The number of Romanians and Bulgarians working in the UK has fallen since restrictions were lifted, according to official statistics. So what's going on?
What has happened?
Restrictions on Bulgarian and Romanian people working in the UK were lifted on 1 January this year.
Since 2007, when the two countries joined the EU, there had been rules on what kinds of jobs they could take. These were imposed amid concerns of a repeat of the large influx in immigrants which occurred after Poland and other central and eastern European countries joined the EU in 2004 without any restrictions on entry to the UK.
How many more Romanians and Bulgarians have come since 1 January?
According to the latest official figures, the number employed in the UK between January and March actually fell. It was 140,000, down 4,000 on the final three months of 2013.
Does this mean fears of a "flood" of immigrants were misplaced?
It is too early to tell. But Oxford University's Migration Observatory says the normal picture is for the number Romanian and Bulgarian workers coming to the UK to surge in the first three months of the year. This has not happened so far.
However, Migration Watch, which campaigns for greater controls, stands by its prediction that the UK can expect 50,000 arrivals a year from the two countries. And the official number of Romanians and Bulgarians working in the UK in the first three months of this year was still up 29% on the same period in 2013.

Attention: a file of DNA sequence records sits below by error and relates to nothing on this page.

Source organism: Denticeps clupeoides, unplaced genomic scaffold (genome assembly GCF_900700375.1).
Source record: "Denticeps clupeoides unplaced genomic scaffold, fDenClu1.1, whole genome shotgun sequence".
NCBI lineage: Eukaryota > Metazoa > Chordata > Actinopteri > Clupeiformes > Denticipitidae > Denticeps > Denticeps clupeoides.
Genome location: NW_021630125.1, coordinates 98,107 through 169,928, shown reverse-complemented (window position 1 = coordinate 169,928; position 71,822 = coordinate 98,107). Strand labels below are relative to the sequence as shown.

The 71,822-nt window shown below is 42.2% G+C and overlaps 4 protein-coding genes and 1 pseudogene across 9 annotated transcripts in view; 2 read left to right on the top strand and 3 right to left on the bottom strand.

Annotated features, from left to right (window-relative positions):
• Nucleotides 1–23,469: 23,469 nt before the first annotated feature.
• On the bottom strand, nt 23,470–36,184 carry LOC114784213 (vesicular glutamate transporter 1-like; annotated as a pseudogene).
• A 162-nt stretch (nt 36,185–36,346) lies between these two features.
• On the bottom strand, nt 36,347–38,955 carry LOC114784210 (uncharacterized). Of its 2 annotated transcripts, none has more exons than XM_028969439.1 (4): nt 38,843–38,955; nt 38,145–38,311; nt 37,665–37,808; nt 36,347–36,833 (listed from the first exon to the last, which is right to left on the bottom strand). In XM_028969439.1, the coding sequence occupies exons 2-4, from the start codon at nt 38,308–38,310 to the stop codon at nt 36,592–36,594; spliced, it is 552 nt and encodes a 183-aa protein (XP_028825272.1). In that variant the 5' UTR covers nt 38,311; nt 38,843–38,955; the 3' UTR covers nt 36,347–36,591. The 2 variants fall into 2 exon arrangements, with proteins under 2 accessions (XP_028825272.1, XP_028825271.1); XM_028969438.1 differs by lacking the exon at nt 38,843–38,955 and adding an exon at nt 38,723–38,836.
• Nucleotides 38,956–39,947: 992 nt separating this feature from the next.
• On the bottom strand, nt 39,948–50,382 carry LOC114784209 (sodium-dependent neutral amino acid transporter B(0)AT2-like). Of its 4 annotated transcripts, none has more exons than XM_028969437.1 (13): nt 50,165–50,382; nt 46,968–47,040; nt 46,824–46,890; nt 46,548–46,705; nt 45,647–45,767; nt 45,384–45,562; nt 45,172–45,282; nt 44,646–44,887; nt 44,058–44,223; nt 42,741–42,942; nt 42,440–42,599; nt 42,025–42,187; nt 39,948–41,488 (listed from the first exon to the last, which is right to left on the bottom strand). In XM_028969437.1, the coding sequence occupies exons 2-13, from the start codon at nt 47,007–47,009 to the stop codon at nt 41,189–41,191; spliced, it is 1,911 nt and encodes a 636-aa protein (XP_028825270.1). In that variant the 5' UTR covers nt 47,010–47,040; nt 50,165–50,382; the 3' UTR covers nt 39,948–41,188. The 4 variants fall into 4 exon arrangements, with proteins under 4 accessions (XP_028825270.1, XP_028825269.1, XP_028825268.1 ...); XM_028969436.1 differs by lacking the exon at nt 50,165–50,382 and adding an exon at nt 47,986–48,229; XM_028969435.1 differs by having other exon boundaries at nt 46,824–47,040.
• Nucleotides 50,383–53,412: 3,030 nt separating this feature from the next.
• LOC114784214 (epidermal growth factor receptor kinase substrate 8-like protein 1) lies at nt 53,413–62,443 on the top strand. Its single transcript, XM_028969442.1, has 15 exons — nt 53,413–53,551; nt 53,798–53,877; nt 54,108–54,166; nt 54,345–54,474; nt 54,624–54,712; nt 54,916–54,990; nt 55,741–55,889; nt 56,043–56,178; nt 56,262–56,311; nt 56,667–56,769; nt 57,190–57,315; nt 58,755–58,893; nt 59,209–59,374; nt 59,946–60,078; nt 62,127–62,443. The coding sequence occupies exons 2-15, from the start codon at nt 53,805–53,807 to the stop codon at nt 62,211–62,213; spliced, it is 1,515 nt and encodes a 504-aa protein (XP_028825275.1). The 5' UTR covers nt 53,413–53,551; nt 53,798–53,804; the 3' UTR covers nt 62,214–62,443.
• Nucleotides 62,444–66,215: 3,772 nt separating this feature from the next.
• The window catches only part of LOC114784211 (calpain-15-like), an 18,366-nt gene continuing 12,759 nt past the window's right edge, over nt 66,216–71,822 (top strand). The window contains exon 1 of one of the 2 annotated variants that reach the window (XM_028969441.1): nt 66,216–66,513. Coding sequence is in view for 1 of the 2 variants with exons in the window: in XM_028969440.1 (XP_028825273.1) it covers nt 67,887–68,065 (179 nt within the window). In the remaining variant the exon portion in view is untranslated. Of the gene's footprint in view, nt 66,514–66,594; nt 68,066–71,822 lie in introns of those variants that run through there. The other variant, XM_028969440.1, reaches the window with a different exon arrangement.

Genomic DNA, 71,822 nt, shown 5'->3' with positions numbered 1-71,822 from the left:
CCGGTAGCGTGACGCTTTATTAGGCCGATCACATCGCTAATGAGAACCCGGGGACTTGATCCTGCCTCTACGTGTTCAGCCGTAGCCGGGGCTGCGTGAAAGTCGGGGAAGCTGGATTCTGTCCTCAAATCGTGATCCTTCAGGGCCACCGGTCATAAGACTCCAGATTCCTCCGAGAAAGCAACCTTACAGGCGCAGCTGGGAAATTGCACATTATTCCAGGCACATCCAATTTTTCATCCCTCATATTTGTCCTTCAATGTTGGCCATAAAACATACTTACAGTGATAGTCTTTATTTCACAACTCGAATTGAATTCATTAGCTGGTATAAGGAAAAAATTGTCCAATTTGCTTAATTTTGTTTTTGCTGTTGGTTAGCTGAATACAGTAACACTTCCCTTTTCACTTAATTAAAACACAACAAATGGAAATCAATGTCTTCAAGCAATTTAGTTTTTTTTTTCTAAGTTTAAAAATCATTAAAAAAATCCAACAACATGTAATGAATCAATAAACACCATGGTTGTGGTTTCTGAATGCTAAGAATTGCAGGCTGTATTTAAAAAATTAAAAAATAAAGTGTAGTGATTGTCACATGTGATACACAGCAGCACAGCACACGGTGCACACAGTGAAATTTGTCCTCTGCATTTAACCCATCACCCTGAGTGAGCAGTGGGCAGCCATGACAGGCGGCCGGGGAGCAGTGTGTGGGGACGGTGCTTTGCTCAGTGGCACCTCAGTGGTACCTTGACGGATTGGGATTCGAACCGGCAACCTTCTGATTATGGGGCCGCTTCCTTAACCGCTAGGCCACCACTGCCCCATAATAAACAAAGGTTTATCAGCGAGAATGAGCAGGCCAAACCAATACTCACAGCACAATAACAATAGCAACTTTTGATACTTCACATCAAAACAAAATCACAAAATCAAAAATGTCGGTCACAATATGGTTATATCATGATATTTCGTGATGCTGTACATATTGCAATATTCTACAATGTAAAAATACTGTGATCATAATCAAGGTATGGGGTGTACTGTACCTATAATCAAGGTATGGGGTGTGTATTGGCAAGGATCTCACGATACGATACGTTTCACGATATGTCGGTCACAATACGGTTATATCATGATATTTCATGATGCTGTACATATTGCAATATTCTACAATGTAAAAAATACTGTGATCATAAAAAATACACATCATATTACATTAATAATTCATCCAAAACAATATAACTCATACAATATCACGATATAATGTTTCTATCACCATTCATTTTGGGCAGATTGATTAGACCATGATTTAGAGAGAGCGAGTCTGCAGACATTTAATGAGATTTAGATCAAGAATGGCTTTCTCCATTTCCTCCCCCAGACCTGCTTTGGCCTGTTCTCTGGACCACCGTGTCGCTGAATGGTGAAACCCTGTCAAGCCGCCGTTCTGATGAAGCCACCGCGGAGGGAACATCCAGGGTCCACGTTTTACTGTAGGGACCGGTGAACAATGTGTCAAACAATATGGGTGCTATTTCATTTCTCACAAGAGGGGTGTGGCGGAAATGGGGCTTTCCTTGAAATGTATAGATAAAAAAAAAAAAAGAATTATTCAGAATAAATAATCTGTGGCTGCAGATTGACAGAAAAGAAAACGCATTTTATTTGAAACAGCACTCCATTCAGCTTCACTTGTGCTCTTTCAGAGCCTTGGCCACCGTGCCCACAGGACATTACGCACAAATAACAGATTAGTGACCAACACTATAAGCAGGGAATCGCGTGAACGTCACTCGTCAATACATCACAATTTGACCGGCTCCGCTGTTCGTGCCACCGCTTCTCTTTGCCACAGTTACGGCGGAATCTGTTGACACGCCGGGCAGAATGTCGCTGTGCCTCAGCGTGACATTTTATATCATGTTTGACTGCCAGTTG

What does the government say?
Prime Minister David Cameron has called the reduction in numbers in the first quarter of this year "notable". Lib Dem Treasury minister Danny Alexander has said this gives the lie to "scaremongering" ahead of the easing of restrictions.
And the other parties?
Labour says the government still has work to do in addressing people's "legitimate concerns" over immigration levels. UK Independence Party leader Nigel Farage says that, unless the UK leaves the EU, the government will have "no real control" over the situation.
When will we have a better idea of Romanian and Bulgarian immigration trends?
The figures come out quarterly, so there should be some more clarity in August, although those on both sides of the debate accept it will be gauged over years, rather than months.